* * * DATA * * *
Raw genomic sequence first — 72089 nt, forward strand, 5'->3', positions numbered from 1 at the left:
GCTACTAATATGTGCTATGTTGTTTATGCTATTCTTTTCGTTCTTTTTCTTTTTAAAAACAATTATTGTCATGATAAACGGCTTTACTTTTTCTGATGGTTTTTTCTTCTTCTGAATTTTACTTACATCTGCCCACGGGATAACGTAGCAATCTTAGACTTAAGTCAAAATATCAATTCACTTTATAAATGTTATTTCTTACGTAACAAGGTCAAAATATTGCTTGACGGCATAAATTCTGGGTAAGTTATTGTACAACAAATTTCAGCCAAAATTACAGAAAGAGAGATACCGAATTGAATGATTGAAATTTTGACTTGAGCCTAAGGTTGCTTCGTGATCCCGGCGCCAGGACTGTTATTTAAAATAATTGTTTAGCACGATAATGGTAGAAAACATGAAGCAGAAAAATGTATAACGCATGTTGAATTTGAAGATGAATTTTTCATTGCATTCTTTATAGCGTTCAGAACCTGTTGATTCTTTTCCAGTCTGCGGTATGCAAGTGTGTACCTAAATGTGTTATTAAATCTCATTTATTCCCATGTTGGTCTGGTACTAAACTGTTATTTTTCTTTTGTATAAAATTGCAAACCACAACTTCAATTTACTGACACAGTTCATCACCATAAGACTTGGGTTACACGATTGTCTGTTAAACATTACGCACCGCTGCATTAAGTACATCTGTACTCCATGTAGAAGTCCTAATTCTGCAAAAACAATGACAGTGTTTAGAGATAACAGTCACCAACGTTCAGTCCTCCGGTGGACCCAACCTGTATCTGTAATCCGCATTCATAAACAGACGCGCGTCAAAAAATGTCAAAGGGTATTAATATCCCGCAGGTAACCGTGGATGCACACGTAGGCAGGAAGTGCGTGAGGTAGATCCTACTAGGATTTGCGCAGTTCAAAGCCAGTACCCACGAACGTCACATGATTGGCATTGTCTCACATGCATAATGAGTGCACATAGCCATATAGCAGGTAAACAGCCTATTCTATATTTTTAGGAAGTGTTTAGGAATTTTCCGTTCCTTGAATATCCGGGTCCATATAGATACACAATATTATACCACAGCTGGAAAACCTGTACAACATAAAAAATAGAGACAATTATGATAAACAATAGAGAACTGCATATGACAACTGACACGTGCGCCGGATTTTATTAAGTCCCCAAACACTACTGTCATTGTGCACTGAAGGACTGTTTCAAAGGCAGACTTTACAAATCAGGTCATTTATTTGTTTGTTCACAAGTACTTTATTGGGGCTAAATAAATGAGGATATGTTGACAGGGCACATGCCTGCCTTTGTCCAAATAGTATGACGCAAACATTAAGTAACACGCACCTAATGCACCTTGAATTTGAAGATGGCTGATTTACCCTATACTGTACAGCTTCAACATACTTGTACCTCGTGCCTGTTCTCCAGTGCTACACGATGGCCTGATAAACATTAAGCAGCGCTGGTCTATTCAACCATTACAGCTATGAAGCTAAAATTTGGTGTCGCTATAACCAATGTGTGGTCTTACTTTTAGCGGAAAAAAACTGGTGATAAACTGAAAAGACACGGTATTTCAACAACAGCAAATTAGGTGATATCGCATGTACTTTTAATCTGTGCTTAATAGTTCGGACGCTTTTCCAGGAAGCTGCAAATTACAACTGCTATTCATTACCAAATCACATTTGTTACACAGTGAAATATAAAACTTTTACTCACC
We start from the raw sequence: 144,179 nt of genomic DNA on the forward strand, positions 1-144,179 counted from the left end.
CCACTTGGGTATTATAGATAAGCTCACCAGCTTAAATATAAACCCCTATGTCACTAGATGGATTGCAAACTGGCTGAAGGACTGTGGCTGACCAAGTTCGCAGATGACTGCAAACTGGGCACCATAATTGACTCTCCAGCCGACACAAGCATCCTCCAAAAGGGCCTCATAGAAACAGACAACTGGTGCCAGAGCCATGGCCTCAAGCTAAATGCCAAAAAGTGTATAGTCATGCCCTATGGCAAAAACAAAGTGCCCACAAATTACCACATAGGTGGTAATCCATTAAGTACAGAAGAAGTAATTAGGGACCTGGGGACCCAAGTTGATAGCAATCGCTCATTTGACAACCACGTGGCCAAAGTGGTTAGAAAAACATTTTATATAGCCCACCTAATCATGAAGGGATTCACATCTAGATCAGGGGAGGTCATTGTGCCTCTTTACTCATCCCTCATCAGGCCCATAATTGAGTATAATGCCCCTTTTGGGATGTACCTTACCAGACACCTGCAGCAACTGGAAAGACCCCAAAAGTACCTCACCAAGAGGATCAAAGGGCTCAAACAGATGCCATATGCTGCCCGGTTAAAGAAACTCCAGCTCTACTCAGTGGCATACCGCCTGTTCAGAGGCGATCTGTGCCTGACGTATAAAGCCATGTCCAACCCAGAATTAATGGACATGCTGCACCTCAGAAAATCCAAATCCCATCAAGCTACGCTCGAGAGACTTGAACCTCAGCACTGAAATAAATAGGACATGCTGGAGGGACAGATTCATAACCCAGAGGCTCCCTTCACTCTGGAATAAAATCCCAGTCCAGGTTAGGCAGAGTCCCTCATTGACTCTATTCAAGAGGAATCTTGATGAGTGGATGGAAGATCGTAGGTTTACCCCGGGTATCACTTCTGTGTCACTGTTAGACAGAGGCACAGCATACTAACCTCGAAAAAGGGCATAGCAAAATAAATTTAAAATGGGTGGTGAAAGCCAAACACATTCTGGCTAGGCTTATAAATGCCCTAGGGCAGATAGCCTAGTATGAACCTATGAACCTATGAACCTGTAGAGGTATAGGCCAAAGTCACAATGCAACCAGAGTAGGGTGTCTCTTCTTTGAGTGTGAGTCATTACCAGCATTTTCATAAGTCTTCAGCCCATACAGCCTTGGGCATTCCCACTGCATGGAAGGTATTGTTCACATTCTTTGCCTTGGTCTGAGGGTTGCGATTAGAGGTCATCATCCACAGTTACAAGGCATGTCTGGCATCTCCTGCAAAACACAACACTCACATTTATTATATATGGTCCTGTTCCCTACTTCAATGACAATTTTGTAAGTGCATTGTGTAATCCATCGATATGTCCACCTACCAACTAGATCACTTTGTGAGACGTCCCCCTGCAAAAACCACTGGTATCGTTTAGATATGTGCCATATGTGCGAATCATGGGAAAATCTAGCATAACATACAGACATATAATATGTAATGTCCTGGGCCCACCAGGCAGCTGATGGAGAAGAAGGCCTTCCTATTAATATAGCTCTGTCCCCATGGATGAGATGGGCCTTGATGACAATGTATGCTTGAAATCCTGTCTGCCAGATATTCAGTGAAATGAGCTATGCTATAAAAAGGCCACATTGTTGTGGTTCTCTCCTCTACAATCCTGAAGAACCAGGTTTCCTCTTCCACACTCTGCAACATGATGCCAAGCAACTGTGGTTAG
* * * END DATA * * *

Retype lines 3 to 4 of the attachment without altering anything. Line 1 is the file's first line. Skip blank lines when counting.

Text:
We start from the raw sequence: 144,179 nt of genomic DNA on the forward strand, positions 1-144,179 counted from the left end.
CCACTTGGGTATTATAGATAAGCTCACCAGCTTAAATATAAACCCCTATGTCACTAGATGGATTGCAAACTGGCTGAAGGACTGTGGCTGACCAAGTTCGCAGATGACTGCAAACTGGGCACCATAATTGACTCTCCAGCCGACACAAGCATCCTCCAAAAGGGCCTCATAGAAACAGACAACTGGTGCCAGAGCCATGGCCTCAAGCTAAATGCCAAAAAGTGTATAGTCATGCCCTATGGCAAAAACAAAGTGCCCACAAATTACCACATAGGTGGTAATCCATTAAGTACAGAAGAAGTAATTAGGGACCTGGGGACCCAAGTTGATAGCAATCGCTCATTTGACAACCACGTGGCCAAAGTGGTTAGAAAAACATTTTATATAGCCCACCTAATCATGAAGGGATTCACATCTAGATCAGGGGAGGTCATTGTGCCTCTTTACTCATCCCTCATCAGGCCCATAATTGAGTATAATGCCCCTTTTGGGATGTACCTTACCAGACACCTGCAGCAACTGGAAAGACCCCAAAAGTACCTCACCAAGAGGATCAAAGGGCTCAAACAGATGCCATATGCTGCCCGGTTAAAGAAACTCCAGCTCTACTCAGTGGCATACCGCCTGTTCAGAGGCGATCTGTGCCTGACGTATAAAGCCATGTCCAACCCAGAATTAATGGACATGCTGCACCTCAGAAAATCCAAATCCCATCAAGCTACGCTCGAGAGACTTGAACCTCAGCACTGAAATAAATAGGACATGCTGGAGGGACAGATTCATAACCCAGAGGCTCCCTTCACTCTGGAATAAAATCCCAGTCCAGGTTAGGCAGAGTCCCTCATTGACTCTATTCAAGAGGAATCTTGATGAGTGGATGGAAGATCGTAGGTTTACCCCGGGTATCACTTCTGTGTCACTGTTAGACAGAGGCACAGCATACTAACCTCGAAAAAGGGCATAGCAAAATAAATTTAAAATGGGTGGTGAAAGCCAAACACATTCTGGCTAGGCTTATAAATGCCCTAGGGCAGATAGCCTAGTATGAACCTATGAACCTATGAACCTGTAGAGGTATAGGCCAAAGTCACAATGCAACCAGAGTAGGGTGTCTCTTCTTTGAGTGTGAGTCATTACCAGCATTTTCATAAGTCTTCAGCCCATACAGCCTTGGGCATTCCCACTGCATGGAAGGTATTGTTCACATTCTTTGCCTTGGTCTGAGGGTTGCGATTAGAGGTCATCATCCACAGTTACAAGGCATGTCTGGCATCTCCTGCAAAACACAACACTCACATTTATTATATATGGTCCTGTTCCCTACTTCAATGACAATTTTGTAAGTGCATTGTGTAATCCATCGATATGTCCACCTACCAACTAGATCACTTTGTGAGACGTCCCCCTGCAAAAACCACTGGTATCGTTTAGATATGTGCCATATGTGCGAATCATGGGAAAATCTAGCATAACATACAGACATATAATATGTAATGTCCTGGGCCCACCAGGCAGCTGATGGAGAAGAAGGCCTTCCTATTAATATAGCTCTGTCCCCATGGATGAGATGGGCCTTGATGACAATGTATGCTTGAAATCCTGTCTGCCAGATATTCAGTGAAATGAGCTATGCTATAAAAAGGCCACATTGTTGTGGTTCTCTCCTCTACAATCCTGAAGAACCAGGTTTCCTCTTCCACACTCTGCAACATGATGCCAAGCAACTGTGGTTAG